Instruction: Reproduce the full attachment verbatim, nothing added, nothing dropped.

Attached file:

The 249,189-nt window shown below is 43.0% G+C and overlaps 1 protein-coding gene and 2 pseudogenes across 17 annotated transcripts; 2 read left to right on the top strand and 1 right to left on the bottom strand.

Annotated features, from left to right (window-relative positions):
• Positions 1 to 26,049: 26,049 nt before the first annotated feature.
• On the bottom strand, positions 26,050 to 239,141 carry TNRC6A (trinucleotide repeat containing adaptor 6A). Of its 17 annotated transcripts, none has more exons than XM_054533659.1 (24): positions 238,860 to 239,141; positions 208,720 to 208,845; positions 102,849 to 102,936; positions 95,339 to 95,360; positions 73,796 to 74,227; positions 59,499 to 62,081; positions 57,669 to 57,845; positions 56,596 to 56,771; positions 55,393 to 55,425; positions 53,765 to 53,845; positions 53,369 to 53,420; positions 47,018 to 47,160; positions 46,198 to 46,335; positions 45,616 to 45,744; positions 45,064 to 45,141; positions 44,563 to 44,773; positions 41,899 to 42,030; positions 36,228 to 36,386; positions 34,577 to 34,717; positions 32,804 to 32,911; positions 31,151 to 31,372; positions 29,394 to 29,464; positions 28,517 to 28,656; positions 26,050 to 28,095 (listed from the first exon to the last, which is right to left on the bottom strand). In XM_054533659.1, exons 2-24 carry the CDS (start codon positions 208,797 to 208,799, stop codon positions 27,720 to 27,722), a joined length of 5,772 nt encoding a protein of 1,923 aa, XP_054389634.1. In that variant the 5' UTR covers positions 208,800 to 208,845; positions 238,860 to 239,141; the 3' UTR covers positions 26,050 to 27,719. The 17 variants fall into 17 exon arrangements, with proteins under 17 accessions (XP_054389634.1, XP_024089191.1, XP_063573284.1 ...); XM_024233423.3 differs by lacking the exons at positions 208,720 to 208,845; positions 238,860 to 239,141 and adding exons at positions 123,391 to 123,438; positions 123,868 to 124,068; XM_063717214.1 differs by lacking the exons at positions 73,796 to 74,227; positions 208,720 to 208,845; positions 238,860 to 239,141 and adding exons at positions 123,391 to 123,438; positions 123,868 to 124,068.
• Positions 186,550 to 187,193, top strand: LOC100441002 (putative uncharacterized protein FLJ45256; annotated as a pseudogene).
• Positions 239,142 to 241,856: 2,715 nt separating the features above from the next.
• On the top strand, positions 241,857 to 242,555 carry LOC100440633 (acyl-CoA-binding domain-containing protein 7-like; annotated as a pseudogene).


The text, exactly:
The 249,189-nt window shown below is 43.0% G+C and overlaps 1 protein-coding gene and 2 pseudogenes across 17 annotated transcripts; 2 read left to right on the top strand and 1 right to left on the bottom strand.

Annotated features, from left to right (window-relative positions):
• Positions 1 to 26,049: 26,049 nt before the first annotated feature.
• On the bottom strand, positions 26,050 to 239,141 carry TNRC6A (trinucleotide repeat containing adaptor 6A). Of its 17 annotated transcripts, none has more exons than XM_054533659.1 (24): positions 238,860 to 239,141; positions 208,720 to 208,845; positions 102,849 to 102,936; positions 95,339 to 95,360; positions 73,796 to 74,227; positions 59,499 to 62,081; positions 57,669 to 57,845; positions 56,596 to 56,771; positions 55,393 to 55,425; positions 53,765 to 53,845; positions 53,369 to 53,420; positions 47,018 to 47,160; positions 46,198 to 46,335; positions 45,616 to 45,744; positions 45,064 to 45,141; positions 44,563 to 44,773; positions 41,899 to 42,030; positions 36,228 to 36,386; positions 34,577 to 34,717; positions 32,804 to 32,911; positions 31,151 to 31,372; positions 29,394 to 29,464; positions 28,517 to 28,656; positions 26,050 to 28,095 (listed from the first exon to the last, which is right to left on the bottom strand). In XM_054533659.1, exons 2-24 carry the CDS (start codon positions 208,797 to 208,799, stop codon positions 27,720 to 27,722), a joined length of 5,772 nt encoding a protein of 1,923 aa, XP_054389634.1. In that variant the 5' UTR covers positions 208,800 to 208,845; positions 238,860 to 239,141; the 3' UTR covers positions 26,050 to 27,719. The 17 variants fall into 17 exon arrangements, with proteins under 17 accessions (XP_054389634.1, XP_024089191.1, XP_063573284.1 ...); XM_024233423.3 differs by lacking the exons at positions 208,720 to 208,845; positions 238,860 to 239,141 and adding exons at positions 123,391 to 123,438; positions 123,868 to 124,068; XM_063717214.1 differs by lacking the exons at positions 73,796 to 74,227; positions 208,720 to 208,845; positions 238,860 to 239,141 and adding exons at positions 123,391 to 123,438; positions 123,868 to 124,068.
• Positions 186,550 to 187,193, top strand: LOC100441002 (putative uncharacterized protein FLJ45256; annotated as a pseudogene).
• Positions 239,142 to 241,856: 2,715 nt separating the features above from the next.
• On the top strand, positions 241,857 to 242,555 carry LOC100440633 (acyl-CoA-binding domain-containing protein 7-like; annotated as a pseudogene).